Some noisy, noticeable events unrelated to Semana Santa

The carpets, floats and sorrowful dirges of Semana Santa carry centuries-old tradition reserved for the holiest period of the Catholic calendar. But, in Guatemala during this special season, you’re also likely to encounter sights and sounds that are common year-round.

Before you panic thinking there’s a shootout down the street or a UFO hovering nearby, here’s a brief rundown of what’s happening.

Pistols at dawn

Sounding like an all-out gun battle, those firecrackers and bombas that sometimes erupt at dawn are happy noises. Really. For birthdays, anniversaries and other special events, a family member or a close friend will set off long strands of high-octane firecrackers and perhaps launch a rocket or two outside the honoree’s home. Not to worry, your hotel is not under siege—it only sounds like it.

Red-light district

No, you’re not walking past a brothel. That red light glowing beside many a front door or window on Friday and Saturday nights means that the homemade tamales inside are fresh, hot and ready to eat! Knock on the door or ring the bell, buy a few and savor a Guatemalan favorite.

Who needs helium?

While enjoying nighttime views from one of Antigua’s rooftop terraces, you might notice a shimmering, orange sphere rising slowly into the sky. It’s a globo, a miniature hot-air balloon, powered by the heat generated by a candle burning inside. Launched for a variety of special occasions, globos carry prayers, hopes and good wishes into the heavens.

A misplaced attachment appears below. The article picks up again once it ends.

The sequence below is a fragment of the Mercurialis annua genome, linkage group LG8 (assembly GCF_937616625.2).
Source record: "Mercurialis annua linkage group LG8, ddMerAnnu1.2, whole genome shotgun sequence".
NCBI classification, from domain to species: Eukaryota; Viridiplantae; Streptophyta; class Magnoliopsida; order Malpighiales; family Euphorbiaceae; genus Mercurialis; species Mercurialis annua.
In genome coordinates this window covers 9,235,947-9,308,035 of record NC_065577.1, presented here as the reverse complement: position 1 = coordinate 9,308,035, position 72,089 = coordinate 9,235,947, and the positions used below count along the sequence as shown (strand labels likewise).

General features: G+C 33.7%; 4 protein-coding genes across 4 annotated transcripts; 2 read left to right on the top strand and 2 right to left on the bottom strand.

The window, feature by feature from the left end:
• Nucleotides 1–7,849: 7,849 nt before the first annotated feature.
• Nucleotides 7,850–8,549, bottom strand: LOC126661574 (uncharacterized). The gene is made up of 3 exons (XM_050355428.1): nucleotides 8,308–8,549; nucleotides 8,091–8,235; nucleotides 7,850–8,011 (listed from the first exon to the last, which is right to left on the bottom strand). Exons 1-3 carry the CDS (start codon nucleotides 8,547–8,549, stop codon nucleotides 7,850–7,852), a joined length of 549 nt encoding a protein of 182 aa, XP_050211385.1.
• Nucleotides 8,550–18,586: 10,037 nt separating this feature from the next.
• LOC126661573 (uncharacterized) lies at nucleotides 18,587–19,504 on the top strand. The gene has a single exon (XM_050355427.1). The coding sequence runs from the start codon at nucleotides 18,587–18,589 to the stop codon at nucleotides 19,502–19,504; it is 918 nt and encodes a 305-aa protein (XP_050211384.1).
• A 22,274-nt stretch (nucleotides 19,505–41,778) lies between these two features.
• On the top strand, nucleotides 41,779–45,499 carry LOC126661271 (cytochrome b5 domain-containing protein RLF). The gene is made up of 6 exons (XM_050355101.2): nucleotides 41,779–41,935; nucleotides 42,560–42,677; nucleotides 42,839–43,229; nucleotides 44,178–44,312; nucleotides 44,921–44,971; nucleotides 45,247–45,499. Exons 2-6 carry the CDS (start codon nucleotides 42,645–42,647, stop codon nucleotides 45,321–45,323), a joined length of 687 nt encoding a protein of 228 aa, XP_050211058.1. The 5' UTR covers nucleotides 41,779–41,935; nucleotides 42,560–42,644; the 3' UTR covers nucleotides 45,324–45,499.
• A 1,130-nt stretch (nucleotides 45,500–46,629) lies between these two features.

Lava me now or lava me not

If you awaken in the middle of the night to distant thunder—and it’s a cloudless sky—you may be hearing Volcán de Fuego. Erupting moderately for a decade, Fuego has been acting up lately. Daytime racket usually masks Fuego’s belches, but late at night, the rumbling sometimes drifts into town. Run out and take a look, you may see orange flares and glowing streams of lava. We’re not in Kansas anymore!

How’s your gas?

Now and then, a low-octave buzz crackles out of a loudspeaker mounted on a mini-pickup truck rolling slowly down Antigua streets. Following the momentary racket, a deep voice intones, “Zeta Gas? Zeta Gas?” Except it doesn’t sound like “Zeta Gas.” It’s long and drawn out, with a rising inflection at the end: “setaGhaaaass? setaGhaaaass?” Meaning: A propane gas vendor is outside, in case your tank is low.

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